The first ever SIANI Annual Meeting took place on the 21st of January in Stockholm. About 60 members and interested people joined the SIANI Secretariat for a full day event at the City Museum to discuss the future development of the SIANI network.
SIANI is entering a new strategic phase in 2014, and in line with that, the Annual Meeting was organised in order to provide members with a chance to give input to the forthcoming work plan and to participate in interacting discussions on emerging issues together with other members.
The meeting, also broadcasted online, created a forum for exchanging experiences and knowledge with others sharing the interest in questions relating to food and nutrition security. According to the feedback survey, it was a rewarding and positive experience for all participants.
Being an independent member network, SIANI strives to provide an informed debate on agriculture, food security and development. The number of members has grown extensively since 2008 and today reaches more than 870 members with a wide range of skills and expertise within areas such as food security, agriculture, development and nutrition.
Sida Programme Officer, Hanna Marsk, introduced the meeting in a dialogue with SIANI’s host, the Stockholm Environment Institute’s (SEI) Stockholm Center Director Jakob Granit. Both of them emphasized the importance of an active SIANI network, functioning both as a broad knowledge resource and multi-stakeholder actor. Among other things, Hanna Marsk stressed that SIANI has a true potential to go from ideas to actions.
“One of the strengths of the network is that it can use the whole chain and all SIANI stakeholders, seek partners and develop programs and actions that then Sweden and Sida would be able to act on”, said Hanna Marsk.
Matthew Fielding, SIANI Communications Manager, presented the work plan, developed by the Secretariat for the new phase. His presentation covered the creation of new Expert Groups and Themes as well as a stronger emphasis on member engagement.
SIANI stands for a multi-sector approach and at the meeting, participants from academia, public and private sector as well as NGOs engaged in Round Table Dialogues to discuss how to sustain and improve collaboration within the network. Additionally, the dialogues provided input to what topics the members find most relevant and important to discuss.
Engaging discussions were mixed with short Pecha Kucha presentations by selected members from different sectors, who were asked to share insights into their work and its relation to the SIANI vision of “Food Security and Nutrition for all”.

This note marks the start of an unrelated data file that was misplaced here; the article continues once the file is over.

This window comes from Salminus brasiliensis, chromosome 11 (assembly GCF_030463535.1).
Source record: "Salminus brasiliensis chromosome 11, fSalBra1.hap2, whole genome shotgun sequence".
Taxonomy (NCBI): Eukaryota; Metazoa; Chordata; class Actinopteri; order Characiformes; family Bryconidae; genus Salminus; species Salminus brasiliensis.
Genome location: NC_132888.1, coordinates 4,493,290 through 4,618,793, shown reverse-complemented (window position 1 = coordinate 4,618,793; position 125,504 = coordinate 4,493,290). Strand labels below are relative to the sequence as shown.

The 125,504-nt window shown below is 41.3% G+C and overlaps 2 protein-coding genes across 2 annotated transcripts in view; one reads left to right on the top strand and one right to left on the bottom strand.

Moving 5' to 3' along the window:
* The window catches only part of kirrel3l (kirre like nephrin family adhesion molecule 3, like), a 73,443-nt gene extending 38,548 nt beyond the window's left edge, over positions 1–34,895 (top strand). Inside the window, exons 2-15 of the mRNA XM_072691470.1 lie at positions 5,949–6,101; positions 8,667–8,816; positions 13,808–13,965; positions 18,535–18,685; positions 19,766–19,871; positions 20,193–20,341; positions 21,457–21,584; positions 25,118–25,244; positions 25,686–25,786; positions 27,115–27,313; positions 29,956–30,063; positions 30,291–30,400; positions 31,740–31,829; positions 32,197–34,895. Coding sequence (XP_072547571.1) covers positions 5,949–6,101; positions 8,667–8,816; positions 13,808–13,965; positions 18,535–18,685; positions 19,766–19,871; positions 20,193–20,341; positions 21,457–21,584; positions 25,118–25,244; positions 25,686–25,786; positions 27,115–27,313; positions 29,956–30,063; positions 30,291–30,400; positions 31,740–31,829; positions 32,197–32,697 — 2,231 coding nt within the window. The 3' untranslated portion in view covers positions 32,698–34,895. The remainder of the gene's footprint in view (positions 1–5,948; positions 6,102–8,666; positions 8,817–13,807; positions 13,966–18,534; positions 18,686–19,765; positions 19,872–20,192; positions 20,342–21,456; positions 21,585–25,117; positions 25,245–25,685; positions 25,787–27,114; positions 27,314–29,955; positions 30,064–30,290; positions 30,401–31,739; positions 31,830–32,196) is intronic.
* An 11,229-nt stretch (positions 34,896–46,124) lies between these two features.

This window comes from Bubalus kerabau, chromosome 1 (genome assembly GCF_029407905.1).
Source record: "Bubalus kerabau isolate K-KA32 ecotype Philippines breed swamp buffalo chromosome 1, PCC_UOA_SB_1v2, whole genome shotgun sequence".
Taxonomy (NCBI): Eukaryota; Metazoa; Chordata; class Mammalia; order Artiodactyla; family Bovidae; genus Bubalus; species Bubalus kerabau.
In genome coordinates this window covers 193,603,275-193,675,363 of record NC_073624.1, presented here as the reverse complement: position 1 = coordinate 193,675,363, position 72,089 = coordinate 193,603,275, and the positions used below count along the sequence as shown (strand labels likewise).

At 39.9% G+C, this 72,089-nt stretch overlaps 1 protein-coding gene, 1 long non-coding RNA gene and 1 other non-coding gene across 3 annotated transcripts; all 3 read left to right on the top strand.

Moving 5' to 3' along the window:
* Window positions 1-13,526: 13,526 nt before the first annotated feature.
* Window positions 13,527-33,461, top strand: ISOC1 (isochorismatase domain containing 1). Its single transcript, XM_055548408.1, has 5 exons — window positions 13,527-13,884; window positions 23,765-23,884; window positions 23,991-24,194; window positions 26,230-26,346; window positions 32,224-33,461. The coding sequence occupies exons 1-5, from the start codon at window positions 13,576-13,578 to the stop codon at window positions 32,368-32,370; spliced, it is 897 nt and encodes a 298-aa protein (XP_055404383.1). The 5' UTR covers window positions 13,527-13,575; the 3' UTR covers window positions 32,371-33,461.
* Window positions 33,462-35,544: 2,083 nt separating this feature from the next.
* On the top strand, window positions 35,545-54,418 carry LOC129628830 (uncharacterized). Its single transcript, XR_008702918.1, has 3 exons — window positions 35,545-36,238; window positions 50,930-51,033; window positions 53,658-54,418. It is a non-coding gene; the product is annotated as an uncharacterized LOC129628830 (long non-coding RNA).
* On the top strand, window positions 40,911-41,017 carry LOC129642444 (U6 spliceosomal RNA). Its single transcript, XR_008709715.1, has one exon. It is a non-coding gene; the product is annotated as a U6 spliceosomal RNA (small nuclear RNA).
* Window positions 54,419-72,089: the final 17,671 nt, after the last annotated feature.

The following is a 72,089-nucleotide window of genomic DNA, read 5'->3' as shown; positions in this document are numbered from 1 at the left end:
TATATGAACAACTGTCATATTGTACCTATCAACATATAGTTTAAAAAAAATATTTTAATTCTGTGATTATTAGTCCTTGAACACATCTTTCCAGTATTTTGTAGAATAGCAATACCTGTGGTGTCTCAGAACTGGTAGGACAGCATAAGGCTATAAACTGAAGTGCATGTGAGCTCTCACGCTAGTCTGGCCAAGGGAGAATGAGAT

Professor Magnus Jirström from Lund University, told the participants about a research project that is aiming to explain the yield gap and why, in Africa, per capita food production was decreasing while it was increasing in Asia.
The representative of the Private Sector, Katarina Eriksson, Senior Project & Partnership Development Manager at Tetra Laval, presented a school milk project that focuses simultaneously on reduction of malnutrition and on job creation in Thailand by developing local milk production.
The non-governmental sector was represented by Anders Ölund, Policy Advisor at the Church of Sweden. He gave an inspiring overview about his work related to food security and agriculture, and shared his experiences on how crisis in the Horn of Africa and West Africa, often emerging from drought or sand storms, has helped to create better flood protection in Bangladesh.
Annika Söder, the Executive Director of the Dag Hammarskjöld Foundation and former Under-Secretary-General at the Food and Agriculture Organization of the UN, FAO, shared her reflections and insights on Food Security, Nutrition Security and the role of networks in the ongoing process with the Sustainable Development Goals (SDG’s), suggested to replace the present Millennium Development Goals in 2015.
Summarizing the day, SIANI Program Manager Madeleine Fogde, in line with the previous speaker, pointed out that: “The global food system is very complex and hunger is definitely one of the most pressing issues we are facing. Hunger and food security is also linked to all kinds of crisis. With the SDG’s, we are moving towards universal targets for all”,- she said.
“SIANI’s role is to link up local policy with global dialogues and to make Swedish resources visible in the larger context. Today’s remarkable possibilities to communicate, also directly with school children and farmers all around the world, leaves us with a huge potential to improve the situation”,- said Madeleine Fogde and encouraged all members to share their knowledge and experience through multiple channels accessible via SIANI.
The meeting will be the first of many interactive activities within SIANI.
Further comments and questions should be directed to the SIANI Secretariat. Please contact Matthew Fielding
Watch all videos and presentations from the event